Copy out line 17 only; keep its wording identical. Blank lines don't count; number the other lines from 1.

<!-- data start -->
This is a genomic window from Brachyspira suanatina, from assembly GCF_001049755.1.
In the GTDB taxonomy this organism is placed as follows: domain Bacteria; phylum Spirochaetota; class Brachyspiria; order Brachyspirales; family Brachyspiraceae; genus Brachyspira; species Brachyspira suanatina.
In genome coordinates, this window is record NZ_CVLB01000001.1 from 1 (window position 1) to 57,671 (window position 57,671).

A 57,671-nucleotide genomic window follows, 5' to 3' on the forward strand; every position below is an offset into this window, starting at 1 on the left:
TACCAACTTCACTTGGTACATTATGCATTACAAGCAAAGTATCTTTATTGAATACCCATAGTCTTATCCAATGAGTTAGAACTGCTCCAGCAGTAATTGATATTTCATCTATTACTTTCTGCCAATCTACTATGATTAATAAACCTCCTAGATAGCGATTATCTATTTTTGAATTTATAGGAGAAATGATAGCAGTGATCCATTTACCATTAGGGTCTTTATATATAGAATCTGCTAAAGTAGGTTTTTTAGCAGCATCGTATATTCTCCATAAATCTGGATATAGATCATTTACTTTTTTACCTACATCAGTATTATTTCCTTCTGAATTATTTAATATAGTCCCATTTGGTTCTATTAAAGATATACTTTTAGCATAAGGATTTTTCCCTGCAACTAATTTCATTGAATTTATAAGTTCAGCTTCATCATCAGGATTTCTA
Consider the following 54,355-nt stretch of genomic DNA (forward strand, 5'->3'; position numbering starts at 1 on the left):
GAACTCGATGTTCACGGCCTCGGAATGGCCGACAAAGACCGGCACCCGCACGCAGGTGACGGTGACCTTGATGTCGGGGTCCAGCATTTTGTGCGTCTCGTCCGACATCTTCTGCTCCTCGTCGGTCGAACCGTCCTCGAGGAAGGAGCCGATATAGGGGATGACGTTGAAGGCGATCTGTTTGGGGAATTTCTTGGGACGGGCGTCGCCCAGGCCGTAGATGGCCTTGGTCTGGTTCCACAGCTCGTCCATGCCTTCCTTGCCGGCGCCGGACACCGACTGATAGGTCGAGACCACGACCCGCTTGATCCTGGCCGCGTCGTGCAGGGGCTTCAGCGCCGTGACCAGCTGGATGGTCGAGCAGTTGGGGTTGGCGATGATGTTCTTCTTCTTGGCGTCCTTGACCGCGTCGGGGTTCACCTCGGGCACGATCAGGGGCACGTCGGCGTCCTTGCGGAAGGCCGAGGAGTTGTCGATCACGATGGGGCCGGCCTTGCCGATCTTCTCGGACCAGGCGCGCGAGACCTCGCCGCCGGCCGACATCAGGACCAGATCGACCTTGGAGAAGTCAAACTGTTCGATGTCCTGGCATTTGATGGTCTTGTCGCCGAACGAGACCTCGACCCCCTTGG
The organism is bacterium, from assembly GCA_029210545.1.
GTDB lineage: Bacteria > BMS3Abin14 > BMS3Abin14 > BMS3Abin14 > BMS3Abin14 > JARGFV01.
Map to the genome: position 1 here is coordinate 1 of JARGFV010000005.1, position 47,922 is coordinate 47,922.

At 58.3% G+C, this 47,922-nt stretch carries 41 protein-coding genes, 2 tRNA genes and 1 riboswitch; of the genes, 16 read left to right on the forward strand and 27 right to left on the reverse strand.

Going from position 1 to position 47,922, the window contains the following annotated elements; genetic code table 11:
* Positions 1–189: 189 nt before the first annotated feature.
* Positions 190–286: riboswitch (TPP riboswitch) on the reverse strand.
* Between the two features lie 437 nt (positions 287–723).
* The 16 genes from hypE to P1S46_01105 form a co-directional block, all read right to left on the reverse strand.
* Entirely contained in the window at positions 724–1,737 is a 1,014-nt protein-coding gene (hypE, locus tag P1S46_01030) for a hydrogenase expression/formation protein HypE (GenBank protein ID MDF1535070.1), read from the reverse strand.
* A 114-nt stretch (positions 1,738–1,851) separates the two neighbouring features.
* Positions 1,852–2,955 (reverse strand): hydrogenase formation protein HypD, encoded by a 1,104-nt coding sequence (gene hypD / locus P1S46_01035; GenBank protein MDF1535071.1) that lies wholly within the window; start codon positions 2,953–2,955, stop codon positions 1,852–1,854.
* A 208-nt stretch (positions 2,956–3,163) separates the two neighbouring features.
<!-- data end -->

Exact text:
* Entirely contained in the window at positions 724–1,737 is a 1,014-nt protein-coding gene (hypE, locus tag P1S46_01030) for a hydrogenase expression/formation protein HypE (GenBank protein ID MDF1535070.1), read from the reverse strand.